“Last time after the execution of the political prisoners many judicial installations were attacked giving severe blow to the government,” the Taliban said in a statement released on its official website, Voice of Jihad, on Sept. 2.

An Afghan court purportedly sentenced Anus to death in late August, Zee News reported at the end of the month.

Anas is the son of Jalaluddin Haqqani, the founder of the Haqqani Network who serves as a member of the Quetta Shura, the Taliban’s executive council.

Anas’ brother, Sirajuddin, is the operational commander of the al Qaeda-linked Haqqani Network who was named as one of the two deputies to Mullah Haibatullah Akhundzada, the emir of the Taliban, in May 2016. Sirajuddin wields significant influence within the Afghan and Pakistani Taliban, and is also linked to Pakistan’s Inter-Services Intelligence Directorate.


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US military admits al Qaeda is stronger in Afghanistan than previously estimated

It’s even more exciting to know that the U.S. taxpayer and NATO fund the rag heads there as well as those from ISIS.(Source)
The U.S. Funds NATO. (Source)


A banner from an As Sahab propaganda tape, titled “Winds of Paradise – Part 5, Eulogizing 5 ‘Martyrs,’” that details five al Qaeda fighters killed in Afghanistan.

A senior US general in Afghanistan recently admitted the US military and intelligence services’ long-held belief that al Qaeda has only 50 to 100 operatives based in the country is incorrect, stating that number must be revised upward.

Since 2010, US officials have claimed that al Qaeda has been “decimated” in Afghanistan and has maintained a consistent minimal presence of 50 to 100 operatives.

For more than six years, The Long War Journal has warned that official estimate of al Qaeda’s presence in Afghanistan is erroneous, and the jihadist group remains a significant threat to this day.

The US military began walking back its low estimate of al Qaeda’s presence in Afghanistan at the start of April. Last week, Brigadier General Charles Cleveland, the top spokesman for Resolute Support, the NATO mission in Afghanistan, told The Washington Post that al Qaeda has forged close ties to the Taliban and is resurgent in the country.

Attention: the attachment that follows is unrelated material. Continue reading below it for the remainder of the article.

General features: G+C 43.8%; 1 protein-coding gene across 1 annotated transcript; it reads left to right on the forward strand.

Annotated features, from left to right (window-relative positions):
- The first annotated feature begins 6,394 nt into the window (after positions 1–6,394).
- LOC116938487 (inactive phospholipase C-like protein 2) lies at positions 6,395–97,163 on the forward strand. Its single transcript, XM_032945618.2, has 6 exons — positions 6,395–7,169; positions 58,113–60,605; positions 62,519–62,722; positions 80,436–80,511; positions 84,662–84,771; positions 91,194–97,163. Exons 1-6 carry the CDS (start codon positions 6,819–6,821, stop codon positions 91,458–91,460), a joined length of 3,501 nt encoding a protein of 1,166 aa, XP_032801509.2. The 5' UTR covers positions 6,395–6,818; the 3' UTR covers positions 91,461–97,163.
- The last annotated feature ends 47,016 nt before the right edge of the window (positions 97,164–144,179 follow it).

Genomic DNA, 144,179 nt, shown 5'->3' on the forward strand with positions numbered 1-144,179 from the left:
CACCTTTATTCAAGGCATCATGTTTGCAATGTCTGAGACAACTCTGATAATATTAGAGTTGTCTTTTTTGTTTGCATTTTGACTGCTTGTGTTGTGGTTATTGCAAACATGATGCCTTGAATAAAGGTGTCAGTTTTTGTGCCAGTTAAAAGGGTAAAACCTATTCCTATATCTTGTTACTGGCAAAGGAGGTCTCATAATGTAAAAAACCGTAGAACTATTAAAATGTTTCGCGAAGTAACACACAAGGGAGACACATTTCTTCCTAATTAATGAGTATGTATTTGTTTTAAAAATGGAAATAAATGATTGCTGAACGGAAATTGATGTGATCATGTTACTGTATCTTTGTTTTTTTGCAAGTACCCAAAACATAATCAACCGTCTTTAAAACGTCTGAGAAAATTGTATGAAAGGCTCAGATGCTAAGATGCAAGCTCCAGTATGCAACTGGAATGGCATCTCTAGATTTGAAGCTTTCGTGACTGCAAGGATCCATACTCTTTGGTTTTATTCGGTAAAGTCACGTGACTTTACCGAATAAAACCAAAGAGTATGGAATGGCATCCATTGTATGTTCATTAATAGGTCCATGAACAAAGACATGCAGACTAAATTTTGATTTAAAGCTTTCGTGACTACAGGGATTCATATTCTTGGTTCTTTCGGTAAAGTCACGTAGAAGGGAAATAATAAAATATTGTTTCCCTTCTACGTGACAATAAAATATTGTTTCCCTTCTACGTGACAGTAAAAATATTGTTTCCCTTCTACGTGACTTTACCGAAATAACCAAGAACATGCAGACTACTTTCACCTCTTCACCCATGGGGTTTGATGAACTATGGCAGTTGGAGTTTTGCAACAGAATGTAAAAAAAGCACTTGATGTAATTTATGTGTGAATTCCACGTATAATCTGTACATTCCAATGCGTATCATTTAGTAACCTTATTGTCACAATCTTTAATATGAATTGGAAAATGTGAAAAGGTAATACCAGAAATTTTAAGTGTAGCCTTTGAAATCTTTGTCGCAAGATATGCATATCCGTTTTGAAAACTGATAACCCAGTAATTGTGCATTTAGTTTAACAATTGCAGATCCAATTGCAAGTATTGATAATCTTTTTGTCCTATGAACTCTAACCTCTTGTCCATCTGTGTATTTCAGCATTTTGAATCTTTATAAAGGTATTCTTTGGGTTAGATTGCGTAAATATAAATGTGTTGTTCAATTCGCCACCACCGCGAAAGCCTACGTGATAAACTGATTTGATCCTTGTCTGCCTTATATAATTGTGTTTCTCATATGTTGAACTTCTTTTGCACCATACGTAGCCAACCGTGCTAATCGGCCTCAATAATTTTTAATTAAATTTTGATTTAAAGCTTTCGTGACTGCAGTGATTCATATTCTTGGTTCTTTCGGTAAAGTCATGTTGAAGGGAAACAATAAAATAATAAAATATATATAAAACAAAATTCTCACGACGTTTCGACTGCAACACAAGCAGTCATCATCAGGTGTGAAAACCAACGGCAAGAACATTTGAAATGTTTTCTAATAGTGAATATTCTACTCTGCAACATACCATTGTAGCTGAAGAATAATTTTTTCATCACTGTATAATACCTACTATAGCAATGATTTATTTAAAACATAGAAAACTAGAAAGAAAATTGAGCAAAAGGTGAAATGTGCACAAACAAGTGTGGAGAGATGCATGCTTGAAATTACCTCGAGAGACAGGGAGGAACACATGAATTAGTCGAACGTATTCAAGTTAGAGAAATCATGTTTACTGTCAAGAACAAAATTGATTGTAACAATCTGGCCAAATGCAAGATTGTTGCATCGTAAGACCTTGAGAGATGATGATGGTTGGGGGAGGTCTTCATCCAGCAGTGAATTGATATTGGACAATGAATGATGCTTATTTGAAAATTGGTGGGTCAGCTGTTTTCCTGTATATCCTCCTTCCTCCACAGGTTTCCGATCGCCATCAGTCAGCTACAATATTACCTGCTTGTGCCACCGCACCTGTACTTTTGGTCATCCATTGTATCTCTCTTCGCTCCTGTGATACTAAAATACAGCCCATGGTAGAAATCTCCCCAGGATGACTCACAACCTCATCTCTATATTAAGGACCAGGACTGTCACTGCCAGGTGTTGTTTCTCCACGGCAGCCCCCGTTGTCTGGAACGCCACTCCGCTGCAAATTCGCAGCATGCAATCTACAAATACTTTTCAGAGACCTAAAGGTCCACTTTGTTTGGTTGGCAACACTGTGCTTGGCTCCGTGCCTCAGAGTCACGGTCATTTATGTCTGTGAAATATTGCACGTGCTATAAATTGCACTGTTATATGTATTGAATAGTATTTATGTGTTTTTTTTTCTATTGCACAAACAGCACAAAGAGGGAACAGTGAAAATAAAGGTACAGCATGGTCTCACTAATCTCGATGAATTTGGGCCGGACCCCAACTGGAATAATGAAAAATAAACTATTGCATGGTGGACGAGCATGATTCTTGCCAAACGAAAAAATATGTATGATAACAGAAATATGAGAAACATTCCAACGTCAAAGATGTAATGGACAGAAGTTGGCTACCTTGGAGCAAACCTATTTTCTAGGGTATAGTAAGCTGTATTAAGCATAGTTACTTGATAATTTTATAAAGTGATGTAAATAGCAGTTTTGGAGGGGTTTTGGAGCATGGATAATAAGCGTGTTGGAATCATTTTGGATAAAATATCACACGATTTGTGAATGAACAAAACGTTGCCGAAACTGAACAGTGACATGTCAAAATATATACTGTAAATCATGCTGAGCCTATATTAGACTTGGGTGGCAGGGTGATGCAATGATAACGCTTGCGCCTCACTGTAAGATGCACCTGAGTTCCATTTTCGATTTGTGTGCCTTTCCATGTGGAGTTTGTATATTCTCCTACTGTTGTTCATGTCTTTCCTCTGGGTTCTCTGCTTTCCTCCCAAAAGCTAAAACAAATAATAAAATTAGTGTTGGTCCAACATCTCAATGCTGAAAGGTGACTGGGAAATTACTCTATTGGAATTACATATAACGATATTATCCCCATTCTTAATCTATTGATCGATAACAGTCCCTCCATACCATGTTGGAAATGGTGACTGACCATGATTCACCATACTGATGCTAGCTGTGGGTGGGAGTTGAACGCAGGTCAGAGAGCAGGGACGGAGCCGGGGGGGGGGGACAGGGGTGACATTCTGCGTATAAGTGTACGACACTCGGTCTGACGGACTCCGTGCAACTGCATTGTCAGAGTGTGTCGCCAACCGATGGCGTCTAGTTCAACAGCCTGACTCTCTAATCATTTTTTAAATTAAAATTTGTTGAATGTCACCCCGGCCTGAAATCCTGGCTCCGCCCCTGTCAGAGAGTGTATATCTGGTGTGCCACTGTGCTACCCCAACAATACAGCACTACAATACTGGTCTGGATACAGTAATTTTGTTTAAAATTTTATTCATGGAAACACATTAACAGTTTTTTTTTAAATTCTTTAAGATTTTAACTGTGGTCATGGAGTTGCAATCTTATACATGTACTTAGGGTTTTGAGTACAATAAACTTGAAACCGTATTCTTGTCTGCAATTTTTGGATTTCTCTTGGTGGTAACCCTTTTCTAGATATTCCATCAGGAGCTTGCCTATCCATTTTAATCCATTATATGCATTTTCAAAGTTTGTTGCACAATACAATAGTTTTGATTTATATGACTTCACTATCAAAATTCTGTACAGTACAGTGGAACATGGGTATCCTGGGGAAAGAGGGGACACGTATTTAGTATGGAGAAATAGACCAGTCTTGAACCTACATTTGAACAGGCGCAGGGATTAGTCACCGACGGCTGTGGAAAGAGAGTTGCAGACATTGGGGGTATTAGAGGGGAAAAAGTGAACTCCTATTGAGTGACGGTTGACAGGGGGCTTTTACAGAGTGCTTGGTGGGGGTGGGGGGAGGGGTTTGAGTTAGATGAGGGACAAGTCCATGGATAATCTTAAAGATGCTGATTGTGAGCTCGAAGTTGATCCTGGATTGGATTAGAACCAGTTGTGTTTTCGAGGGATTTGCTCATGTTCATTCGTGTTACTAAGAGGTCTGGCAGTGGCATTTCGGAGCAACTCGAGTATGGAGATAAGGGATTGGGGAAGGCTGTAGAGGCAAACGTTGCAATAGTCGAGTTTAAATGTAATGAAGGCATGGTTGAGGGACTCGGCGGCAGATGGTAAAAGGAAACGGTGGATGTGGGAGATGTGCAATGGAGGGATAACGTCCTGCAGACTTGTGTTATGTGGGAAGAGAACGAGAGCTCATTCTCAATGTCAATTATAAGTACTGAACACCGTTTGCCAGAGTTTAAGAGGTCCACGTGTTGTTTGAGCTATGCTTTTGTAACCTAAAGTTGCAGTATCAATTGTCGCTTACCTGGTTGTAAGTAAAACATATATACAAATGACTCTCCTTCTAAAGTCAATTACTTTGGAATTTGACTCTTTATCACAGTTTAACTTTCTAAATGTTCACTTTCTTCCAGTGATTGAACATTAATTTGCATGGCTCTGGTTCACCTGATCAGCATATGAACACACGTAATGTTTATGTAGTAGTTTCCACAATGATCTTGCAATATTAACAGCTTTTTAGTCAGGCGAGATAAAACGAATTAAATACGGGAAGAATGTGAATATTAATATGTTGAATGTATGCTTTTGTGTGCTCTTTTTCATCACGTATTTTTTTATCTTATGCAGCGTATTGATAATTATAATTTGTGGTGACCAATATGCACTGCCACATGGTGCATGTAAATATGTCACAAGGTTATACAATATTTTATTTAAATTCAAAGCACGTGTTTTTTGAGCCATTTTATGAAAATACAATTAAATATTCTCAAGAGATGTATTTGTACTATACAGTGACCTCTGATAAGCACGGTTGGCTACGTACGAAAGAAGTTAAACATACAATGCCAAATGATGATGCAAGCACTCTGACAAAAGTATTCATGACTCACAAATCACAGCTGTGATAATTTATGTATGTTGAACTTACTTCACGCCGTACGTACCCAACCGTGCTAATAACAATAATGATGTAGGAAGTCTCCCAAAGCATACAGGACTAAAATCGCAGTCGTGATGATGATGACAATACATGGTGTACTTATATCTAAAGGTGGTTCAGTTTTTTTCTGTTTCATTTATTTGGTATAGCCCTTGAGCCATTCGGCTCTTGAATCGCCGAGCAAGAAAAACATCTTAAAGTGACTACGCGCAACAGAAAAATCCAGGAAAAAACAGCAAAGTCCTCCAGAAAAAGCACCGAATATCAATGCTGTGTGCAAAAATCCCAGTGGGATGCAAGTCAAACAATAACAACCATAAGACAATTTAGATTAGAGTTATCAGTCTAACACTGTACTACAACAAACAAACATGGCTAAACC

Major General Jeff Buchanan, Resolute Support’s Deputy Chief of Staff, directly discussed al Qaeda’s footprint in the country publicly today, and warned that previous US estimates on al Qaeda’s strength were wrong.

“If you go back to last year, there were a lot of intel estimates that said within Afghanistan al Qaeda probably has 50 to 100 members, but in this one camp we found more than 150,” Buchanan told CNN.

The camp that Buchanan was referring to was located in the Shorabak district in Kandahar.

In October 2015, a large US military strike force took four days to clear two al Qaeda camps in Shorabak.

One camp covered over 30 square miles, and included large caches of weapons, ammunition, and other supplies. An al Qaeda media cell was also based there. [See LWJ reports, US military strikes large al Qaeda training camps in southern Afghanistan, and Al Qaeda’s Kandahar training camp ‘probably the largest’ in Afghan War.]

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US airstrike kills one of Osama bin Laden’s most trusted commanders in Afghanistan

crew-22312The Long War Journal

The US killed Abu Khalil al Sudani, a senior al Qaeda leader who took direction from Ayman al Zawahiri, in an airstrike on July 11 in eastern Afghanistan.



The strike took place in the Bermal district of the Paktia province, where the US operated a base before withdrawing the bulk of its forces from Afghanistan over the past three years.

Sudani’s death and the deaths of two unnamed “violent extremists” were disclosed to reporters by US Secretary of Defense Ashton Carter as he traveled in Iraq.

4002726-1x1-340x340Sudani was described by Carter as a member of al Qaeda’s shura majlis, or executive decision-making council, as well as the chief of al Qaeda’s suicide bombing and explosives operations, the Associated Press (AP) reported.

“Sudani also directed operations against coalition, Afghan and Pakistani forces, and maintained a close association with Ayman al Zawahiri, the leader of al Qaeda,” according to the AP.

Sudani had a hand in al Qaeda’s external operations network, which plots attacks against the US and the West, a military official said.

Sudani was a veteran al Qaeda leader who waged jihad in Afghanistan against the Soviet Union alongside Osama bin Laden.

Osama bin Laden’s files repeatedly mention Sudani

Sudani’s al Qaeda role is discussed in several of the declassified files recovered in Osama bin Laden’s compound in Abbottabad, Pakistan. The letters, which were released as part of a Brooklyn terror trial earlier this year, show that Sudani was one of bin Laden’s most trusted men.

An August 7, 2010 letter from bin Laden to Atiyah Abd al Rahman, who served as al Qaeda’s general manager at the time, discusses Sudani’s place in al Qaeda’s pecking order.

Bin Laden wanted Sudani to serve as Rahman’s deputy, but left the door open for another arrangement if Sudani couldn’t accept the job.